Indonesia says reported US, Australian spying damaged trust
US State Secretary John Kerry(R) meets with Indonesian Foreign Minister Marty Natalegawa in New York, September 27, 2013
The news came as a senior Indonesian MP demanded that the top Australian and American diplomats in the country, who have already been summoned over the spying allegations, face questions from lawmakers about the affair.
The espionage controversy spread to Asia last week after reports that US missions across the region were being used for clandestine surveillance, and that Australian embassies and consulates were also involved.
On Monday Indonesian Foreign Minister Marty Natalegawa ratcheted up the angry rhetoric, declaring "enough is enough" and suggesting the controversy could affect cooperation between Jakarta and Canberra.
And on Wednesday the government went a step further, saying the reports had "hurt our trust" in Washington and Canberra and it would now look at how it cooperates with both.
"As a sovereign state, Indonesia has a formal framework for cooperation with the countries in question," said presidential spokesman Julian Aldrin Pasha.
"The reports have really hurt our trust in them so Indonesia will review how we currently cooperate in exchanging information.
"This is a serious matter and we certainly hope they understand."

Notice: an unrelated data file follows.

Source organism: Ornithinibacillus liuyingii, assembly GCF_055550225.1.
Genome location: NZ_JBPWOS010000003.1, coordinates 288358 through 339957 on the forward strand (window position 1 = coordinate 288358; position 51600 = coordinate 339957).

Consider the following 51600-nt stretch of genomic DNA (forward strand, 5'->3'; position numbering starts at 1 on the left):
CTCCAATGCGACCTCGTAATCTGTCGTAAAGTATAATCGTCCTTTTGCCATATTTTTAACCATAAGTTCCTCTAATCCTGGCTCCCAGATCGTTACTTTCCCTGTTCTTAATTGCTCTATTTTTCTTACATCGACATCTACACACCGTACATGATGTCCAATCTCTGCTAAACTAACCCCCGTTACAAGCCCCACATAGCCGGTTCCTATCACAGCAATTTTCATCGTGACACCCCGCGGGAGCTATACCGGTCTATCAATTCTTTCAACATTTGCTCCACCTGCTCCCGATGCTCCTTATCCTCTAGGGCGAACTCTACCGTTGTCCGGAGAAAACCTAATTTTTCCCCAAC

But he declined to go into details and refused to say whether whether any formal agreements would be examined. Indonesia and Australia have such agreements in areas including people smuggling and counter-terrorism.
Agus Gumiwang, the deputy chairman of parliament's commission on defence, foreign affairs and information, said he was seeking to have the top Australian and American diplomats summoned to face questions.
He said he would discuss with Natalegawa the possibility of "summoning the (top diplomats) from the United States and Australia to the commission to seek an explanation".
Australia has an ambassador in Jakarta while the United States currently has a charge d'affaires.
The escalating anger in Indonesia came as Australian Foreign Minister Julie Bishop denied there was a rift with Jakarta over the spying allegations, as she headed Wednesday to the Bali Democracy Forum.
"I don't accept that there has been a rift," she told ABC television late Tuesday.
The annual forum, established by Indonesian President Susilo Bambang Yudhoyono in 2008 to promote democracy in the Asia-Pacific, is taking place on Thursday and Friday.
The reports of the surveillance network in the Sydney Morning Herald last week brought the spying scandal to Asia, after they had already soured Europe-US ties.
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